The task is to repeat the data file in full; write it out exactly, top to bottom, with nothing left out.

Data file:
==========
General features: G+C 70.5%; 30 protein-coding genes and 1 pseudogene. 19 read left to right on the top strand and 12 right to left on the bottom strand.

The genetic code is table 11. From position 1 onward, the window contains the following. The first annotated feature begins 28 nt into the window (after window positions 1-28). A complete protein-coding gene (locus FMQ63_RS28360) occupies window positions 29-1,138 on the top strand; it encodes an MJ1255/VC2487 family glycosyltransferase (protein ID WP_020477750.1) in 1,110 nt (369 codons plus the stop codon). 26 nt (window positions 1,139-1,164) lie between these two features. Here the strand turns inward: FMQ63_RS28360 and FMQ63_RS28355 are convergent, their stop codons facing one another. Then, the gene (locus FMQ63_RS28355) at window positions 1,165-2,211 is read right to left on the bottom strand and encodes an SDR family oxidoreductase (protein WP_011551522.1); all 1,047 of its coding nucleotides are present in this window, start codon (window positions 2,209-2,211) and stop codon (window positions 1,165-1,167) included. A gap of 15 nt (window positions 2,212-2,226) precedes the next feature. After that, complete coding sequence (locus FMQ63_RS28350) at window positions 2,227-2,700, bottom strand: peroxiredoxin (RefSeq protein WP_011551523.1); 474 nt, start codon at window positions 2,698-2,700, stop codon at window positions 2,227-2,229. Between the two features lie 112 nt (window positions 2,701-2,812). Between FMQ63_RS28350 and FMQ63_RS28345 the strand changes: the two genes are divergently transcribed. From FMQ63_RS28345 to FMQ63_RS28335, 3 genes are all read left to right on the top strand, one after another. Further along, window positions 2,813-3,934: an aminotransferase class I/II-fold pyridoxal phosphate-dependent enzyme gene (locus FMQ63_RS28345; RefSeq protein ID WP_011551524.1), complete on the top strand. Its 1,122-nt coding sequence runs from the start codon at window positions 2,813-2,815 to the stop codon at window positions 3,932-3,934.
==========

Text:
General features: G+C 70.5%; 30 protein-coding genes and 1 pseudogene. 19 read left to right on the top strand and 12 right to left on the bottom strand.

The genetic code is table 11. From position 1 onward, the window contains the following. The first annotated feature begins 28 nt into the window (after window positions 1-28). A complete protein-coding gene (locus FMQ63_RS28360) occupies window positions 29-1,138 on the top strand; it encodes an MJ1255/VC2487 family glycosyltransferase (protein ID WP_020477750.1) in 1,110 nt (369 codons plus the stop codon). 26 nt (window positions 1,139-1,164) lie between these two features. Here the strand turns inward: FMQ63_RS28360 and FMQ63_RS28355 are convergent, their stop codons facing one another. Then, the gene (locus FMQ63_RS28355) at window positions 1,165-2,211 is read right to left on the bottom strand and encodes an SDR family oxidoreductase (protein WP_011551522.1); all 1,047 of its coding nucleotides are present in this window, start codon (window positions 2,209-2,211) and stop codon (window positions 1,165-1,167) included. A gap of 15 nt (window positions 2,212-2,226) precedes the next feature. After that, complete coding sequence (locus FMQ63_RS28350) at window positions 2,227-2,700, bottom strand: peroxiredoxin (RefSeq protein WP_011551523.1); 474 nt, start codon at window positions 2,698-2,700, stop codon at window positions 2,227-2,229. Between the two features lie 112 nt (window positions 2,701-2,812). Between FMQ63_RS28350 and FMQ63_RS28345 the strand changes: the two genes are divergently transcribed. From FMQ63_RS28345 to FMQ63_RS28335, 3 genes are all read left to right on the top strand, one after another. Further along, window positions 2,813-3,934: an aminotransferase class I/II-fold pyridoxal phosphate-dependent enzyme gene (locus FMQ63_RS28345; RefSeq protein ID WP_011551524.1), complete on the top strand. Its 1,122-nt coding sequence runs from the start codon at window positions 2,813-2,815 to the stop codon at window positions 3,932-3,934.